Content can be downloaded for non-commercial purposes, such as for personal use or in educational resources.
For commercial purposes please contact the copyright holder directly.
Read more about the The Creative Archive Licence.


Throughout the wood are a number of circular platforms, about 8-10 m across, terraced into the hillside. These are probably areas for making charcoal – the fuel that would have baked the limestone in the limekilns – during the 19th century. To make the charcoal, wood collected from the surroundings was stacked into conical piles on these platforms and then covered by turf with an opening left at the bottom to serve as a flue. The wood was then set alight through the flue and, burning slowly without oxygen, resulted in the formation of charcoal. Charcoal was the favoured fuel for limekilns because it produced an intense heat much hotter than just burning timber.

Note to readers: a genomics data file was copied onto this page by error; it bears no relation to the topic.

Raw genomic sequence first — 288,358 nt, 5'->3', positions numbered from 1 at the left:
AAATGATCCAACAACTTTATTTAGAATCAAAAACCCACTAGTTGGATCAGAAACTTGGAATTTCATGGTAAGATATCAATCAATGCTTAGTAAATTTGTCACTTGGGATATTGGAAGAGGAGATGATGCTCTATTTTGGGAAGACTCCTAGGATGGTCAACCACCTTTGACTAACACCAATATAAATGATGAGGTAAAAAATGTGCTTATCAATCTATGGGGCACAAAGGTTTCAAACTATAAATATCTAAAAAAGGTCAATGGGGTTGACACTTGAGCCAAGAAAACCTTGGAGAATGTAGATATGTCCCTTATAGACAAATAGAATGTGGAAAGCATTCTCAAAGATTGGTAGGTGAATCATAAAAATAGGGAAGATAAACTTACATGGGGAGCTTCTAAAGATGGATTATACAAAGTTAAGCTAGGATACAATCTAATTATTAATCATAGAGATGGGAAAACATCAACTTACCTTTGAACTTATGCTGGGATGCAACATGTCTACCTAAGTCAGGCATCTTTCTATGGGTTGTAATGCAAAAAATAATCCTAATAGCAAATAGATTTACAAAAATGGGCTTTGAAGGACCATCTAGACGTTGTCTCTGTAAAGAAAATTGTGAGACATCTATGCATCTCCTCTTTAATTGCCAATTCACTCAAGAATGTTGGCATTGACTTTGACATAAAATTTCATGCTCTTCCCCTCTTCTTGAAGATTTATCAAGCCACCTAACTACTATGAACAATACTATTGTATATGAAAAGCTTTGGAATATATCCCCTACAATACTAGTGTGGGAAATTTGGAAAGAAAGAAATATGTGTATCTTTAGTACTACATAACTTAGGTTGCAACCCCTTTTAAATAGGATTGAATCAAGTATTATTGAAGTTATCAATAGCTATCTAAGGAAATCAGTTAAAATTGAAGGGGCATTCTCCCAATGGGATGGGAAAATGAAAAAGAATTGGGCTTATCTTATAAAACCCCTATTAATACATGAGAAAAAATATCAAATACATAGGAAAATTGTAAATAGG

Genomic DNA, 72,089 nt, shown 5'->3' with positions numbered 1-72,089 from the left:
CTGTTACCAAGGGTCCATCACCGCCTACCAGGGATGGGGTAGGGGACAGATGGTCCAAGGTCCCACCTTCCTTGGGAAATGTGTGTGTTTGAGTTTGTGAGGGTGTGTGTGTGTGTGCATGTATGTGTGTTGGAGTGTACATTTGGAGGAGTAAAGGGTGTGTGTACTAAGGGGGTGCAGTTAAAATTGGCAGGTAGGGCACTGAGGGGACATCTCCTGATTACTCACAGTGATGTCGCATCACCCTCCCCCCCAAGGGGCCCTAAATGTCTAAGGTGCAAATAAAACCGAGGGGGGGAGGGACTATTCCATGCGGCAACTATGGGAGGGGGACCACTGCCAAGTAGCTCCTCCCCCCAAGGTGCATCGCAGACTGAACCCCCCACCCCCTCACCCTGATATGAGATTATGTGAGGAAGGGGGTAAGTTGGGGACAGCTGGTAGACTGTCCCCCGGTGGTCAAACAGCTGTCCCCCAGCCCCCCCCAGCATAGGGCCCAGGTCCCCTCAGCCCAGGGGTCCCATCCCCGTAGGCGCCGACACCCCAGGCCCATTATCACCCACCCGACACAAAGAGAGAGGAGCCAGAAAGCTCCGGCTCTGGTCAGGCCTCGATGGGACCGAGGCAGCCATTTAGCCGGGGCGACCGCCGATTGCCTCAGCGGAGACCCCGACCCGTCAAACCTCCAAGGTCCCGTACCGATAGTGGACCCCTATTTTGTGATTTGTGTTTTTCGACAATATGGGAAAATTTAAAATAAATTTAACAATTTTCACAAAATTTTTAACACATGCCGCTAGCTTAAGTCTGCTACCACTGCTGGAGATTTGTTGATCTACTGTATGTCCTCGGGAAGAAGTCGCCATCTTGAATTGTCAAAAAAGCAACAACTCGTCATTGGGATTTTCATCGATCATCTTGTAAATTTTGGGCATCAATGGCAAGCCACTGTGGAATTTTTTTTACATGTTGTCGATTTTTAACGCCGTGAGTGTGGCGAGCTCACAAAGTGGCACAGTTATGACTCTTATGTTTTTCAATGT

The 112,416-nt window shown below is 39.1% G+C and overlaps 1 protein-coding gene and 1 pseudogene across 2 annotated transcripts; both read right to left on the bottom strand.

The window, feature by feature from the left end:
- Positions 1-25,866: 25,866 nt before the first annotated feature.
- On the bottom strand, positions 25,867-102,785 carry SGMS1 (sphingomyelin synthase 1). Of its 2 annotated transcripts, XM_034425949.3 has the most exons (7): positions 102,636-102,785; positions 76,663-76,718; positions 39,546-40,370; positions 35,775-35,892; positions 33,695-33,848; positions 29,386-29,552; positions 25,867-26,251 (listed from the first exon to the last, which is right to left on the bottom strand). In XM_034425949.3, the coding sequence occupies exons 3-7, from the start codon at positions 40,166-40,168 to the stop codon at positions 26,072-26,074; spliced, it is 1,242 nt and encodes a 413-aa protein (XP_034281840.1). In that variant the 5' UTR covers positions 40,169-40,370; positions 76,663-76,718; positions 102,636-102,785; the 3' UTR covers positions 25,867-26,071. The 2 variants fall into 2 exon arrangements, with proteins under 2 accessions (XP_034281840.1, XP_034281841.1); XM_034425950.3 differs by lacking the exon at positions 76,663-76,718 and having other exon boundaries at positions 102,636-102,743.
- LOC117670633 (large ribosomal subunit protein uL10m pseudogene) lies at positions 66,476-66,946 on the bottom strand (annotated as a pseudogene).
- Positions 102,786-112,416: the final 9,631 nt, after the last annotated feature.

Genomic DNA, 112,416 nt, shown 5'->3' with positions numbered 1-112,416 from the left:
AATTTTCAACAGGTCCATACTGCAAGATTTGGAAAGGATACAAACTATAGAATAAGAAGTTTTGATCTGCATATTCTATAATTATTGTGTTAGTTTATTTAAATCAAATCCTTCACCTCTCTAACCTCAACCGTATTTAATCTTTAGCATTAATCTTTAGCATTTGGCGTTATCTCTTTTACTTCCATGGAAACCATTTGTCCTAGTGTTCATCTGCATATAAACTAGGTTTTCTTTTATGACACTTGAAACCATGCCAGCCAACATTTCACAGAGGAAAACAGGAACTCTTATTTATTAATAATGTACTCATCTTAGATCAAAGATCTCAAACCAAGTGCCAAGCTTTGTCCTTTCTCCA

Do you have information to add to this item? Please leave a comment

Comments (0)

You must be logged in to leave a comment